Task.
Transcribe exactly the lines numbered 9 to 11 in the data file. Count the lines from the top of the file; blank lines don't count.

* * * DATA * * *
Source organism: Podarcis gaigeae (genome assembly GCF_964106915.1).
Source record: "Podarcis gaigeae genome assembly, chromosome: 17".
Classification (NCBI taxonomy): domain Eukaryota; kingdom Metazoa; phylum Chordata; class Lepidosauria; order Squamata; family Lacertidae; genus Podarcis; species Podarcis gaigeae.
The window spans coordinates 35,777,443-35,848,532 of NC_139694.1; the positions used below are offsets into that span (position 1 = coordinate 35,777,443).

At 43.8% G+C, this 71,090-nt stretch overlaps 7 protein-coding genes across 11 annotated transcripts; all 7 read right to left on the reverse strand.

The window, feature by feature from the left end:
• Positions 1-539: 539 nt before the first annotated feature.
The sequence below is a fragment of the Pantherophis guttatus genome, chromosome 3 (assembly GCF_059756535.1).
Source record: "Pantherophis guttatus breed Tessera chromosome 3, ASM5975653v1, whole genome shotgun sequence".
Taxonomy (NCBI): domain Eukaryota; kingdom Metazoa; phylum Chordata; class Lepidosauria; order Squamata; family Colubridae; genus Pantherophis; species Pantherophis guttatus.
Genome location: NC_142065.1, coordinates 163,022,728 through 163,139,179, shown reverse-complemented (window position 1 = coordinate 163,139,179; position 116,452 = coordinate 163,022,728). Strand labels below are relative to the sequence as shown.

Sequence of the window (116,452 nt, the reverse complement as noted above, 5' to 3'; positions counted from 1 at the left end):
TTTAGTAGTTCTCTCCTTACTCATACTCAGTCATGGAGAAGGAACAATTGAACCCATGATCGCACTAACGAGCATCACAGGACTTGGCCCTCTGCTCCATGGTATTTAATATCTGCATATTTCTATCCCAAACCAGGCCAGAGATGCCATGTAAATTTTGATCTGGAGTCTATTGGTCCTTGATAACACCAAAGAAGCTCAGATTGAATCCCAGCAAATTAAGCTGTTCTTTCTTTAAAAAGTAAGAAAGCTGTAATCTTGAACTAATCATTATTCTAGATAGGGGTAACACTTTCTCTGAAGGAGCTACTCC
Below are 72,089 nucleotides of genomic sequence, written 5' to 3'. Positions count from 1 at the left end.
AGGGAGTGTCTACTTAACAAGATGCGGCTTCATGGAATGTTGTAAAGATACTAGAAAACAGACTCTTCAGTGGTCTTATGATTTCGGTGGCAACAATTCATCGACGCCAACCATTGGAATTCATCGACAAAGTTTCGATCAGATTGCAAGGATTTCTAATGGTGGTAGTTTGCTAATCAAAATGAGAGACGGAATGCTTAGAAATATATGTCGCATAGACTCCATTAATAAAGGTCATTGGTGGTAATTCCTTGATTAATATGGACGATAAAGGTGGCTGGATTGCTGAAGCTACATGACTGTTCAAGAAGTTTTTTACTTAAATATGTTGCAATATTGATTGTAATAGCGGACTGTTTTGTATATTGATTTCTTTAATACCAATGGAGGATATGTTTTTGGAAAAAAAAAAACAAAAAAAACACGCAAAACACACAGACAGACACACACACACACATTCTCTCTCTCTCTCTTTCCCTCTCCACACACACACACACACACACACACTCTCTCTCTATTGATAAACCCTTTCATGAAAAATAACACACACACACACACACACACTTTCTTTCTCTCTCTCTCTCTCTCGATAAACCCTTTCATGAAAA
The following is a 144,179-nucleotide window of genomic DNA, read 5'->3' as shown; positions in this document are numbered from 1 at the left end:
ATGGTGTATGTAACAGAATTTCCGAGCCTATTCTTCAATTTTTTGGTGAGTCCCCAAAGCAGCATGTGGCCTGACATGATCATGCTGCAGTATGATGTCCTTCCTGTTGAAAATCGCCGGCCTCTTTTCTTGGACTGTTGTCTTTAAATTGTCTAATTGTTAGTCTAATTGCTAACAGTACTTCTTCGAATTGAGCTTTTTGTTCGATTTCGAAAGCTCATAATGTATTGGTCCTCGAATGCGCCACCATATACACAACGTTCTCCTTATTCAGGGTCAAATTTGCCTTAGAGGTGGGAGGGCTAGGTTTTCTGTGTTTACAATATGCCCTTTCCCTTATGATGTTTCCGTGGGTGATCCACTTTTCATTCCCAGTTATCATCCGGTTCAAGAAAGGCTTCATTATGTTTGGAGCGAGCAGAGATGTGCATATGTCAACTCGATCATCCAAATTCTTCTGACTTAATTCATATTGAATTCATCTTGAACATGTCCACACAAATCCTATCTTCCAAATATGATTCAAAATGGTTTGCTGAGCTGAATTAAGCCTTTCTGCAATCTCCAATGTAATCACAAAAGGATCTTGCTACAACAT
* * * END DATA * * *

Source record: "Pantherophis guttatus breed Tessera chromosome 3, ASM5975653v1, whole genome shotgun sequence".
Taxonomy (NCBI): domain Eukaryota; kingdom Metazoa; phylum Chordata; class Lepidosauria; order Squamata; family Colubridae; genus Pantherophis; species Pantherophis guttatus.
Genome location: NC_142065.1, coordinates 163,022,728 through 163,139,179, shown reverse-complemented (window position 1 = coordinate 163,139,179; position 116,452 = coordinate 163,022,728). Strand labels below are relative to the sequence as shown.